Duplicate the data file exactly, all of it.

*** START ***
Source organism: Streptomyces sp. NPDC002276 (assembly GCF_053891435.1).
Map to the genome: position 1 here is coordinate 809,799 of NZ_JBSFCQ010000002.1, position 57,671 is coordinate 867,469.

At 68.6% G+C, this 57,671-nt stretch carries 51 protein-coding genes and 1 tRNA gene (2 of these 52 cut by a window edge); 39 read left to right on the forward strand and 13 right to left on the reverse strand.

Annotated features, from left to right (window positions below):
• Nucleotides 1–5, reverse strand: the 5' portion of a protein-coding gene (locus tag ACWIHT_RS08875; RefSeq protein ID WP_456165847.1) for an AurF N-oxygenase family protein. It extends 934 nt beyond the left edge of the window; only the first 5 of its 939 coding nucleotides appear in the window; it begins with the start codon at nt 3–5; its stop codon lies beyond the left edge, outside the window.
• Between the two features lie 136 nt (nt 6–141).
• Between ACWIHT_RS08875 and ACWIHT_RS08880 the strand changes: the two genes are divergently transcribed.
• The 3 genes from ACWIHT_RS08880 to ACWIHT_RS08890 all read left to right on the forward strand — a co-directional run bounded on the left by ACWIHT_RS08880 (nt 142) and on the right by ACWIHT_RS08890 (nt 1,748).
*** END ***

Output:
Source organism: Streptomyces sp. NPDC002276 (assembly GCF_053891435.1).
Map to the genome: position 1 here is coordinate 809,799 of NZ_JBSFCQ010000002.1, position 57,671 is coordinate 867,469.

At 68.6% G+C, this 57,671-nt stretch carries 51 protein-coding genes and 1 tRNA gene (2 of these 52 cut by a window edge); 39 read left to right on the forward strand and 13 right to left on the reverse strand.

Annotated features, from left to right (window positions below):
• Nucleotides 1–5, reverse strand: the 5' portion of a protein-coding gene (locus tag ACWIHT_RS08875; RefSeq protein ID WP_456165847.1) for an AurF N-oxygenase family protein. It extends 934 nt beyond the left edge of the window; only the first 5 of its 939 coding nucleotides appear in the window; it begins with the start codon at nt 3–5; its stop codon lies beyond the left edge, outside the window.
• Between the two features lie 136 nt (nt 6–141).
• Between ACWIHT_RS08875 and ACWIHT_RS08880 the strand changes: the two genes are divergently transcribed.
• The 3 genes from ACWIHT_RS08880 to ACWIHT_RS08890 all read left to right on the forward strand — a co-directional run bounded on the left by ACWIHT_RS08880 (nt 142) and on the right by ACWIHT_RS08890 (nt 1,748).